Sarah Halford

Architecture and Ceramics

but I know, darling, that you do

David Mach has an exhibition – three years in the making – at the City Art Centre until the 26th October. I cannot recommend it highly enough. It certainly deserves the title a ‘body of work’, comprising three floors of large scale handmade collages, match-head sculptures [credit Alan Laughlin], and four larger-than-life crucified men formed from wire coathangers. That description makes it sound as if Mach has spread himself quite thinly in terms of techniques, but all the media are incredibly well executed.

The very strong theme is the King James Bible. The collages are absolutely massive, and so detailed they actually took my breath away. It’s exciting to see work that requires both time and craft. The sense of perspective, composition and colour are spot on, and keep the eye busily darting around the room, looking for more detail and trying to look at every corner of the work.

The subject isn’t neglected for the sake of technique. My favourite was the Money Lenders; a two storey monster collage exhibited in the stairwell. Against a background of the Sagrada Familia an explosion of bank notes rains from the sky over the assembled masses as sacks of coins are tipped over the ground, amongst burning piles of cash. The whole scene is reminiscent of a Bosch landscape, but more dynamic and less controlled.

Fascinatingly, Mach’s studio is being run from the top floor of the gallery, and his elves are working on The Last Supper. It looks like absolutely backbreaking work! At the back of the room is a pile of box files of subject, which are interesting in their own right.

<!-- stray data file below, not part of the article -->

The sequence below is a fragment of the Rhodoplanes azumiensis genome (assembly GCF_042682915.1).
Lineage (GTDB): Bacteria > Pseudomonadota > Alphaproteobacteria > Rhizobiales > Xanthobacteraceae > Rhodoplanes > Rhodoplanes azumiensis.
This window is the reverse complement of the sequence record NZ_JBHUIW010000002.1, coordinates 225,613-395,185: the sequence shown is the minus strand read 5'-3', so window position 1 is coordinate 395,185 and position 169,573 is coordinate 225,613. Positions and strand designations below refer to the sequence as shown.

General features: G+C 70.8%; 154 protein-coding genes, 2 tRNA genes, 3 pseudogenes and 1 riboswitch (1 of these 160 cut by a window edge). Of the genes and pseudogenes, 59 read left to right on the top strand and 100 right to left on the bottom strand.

credit to Lucy Robinson

Of course artists throughout history have used the rich subject of the Bible as inspiration – but I did have the same feeling of awe and confusion looking at the collages by Mach as I did on visiting the altarpieces by Bosch. Both have a busy-ness, and an imposing size and composition that demand the viewer’s attention, and both address the issue of a Christian ‘hell’ on Earth. Both take a very corporeal approach to the stories of the Bible, bringing them into everyday life; Bosch through the use of earthly settings, and Mach through the use of collaged material from journalistic sources.

If you don’t want to spend a fiver on an afternoon of pure enjoyment, do scroll through the images on the website, they are amazing.


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This entry was posted on September 19, 2011 by in edinburgh.
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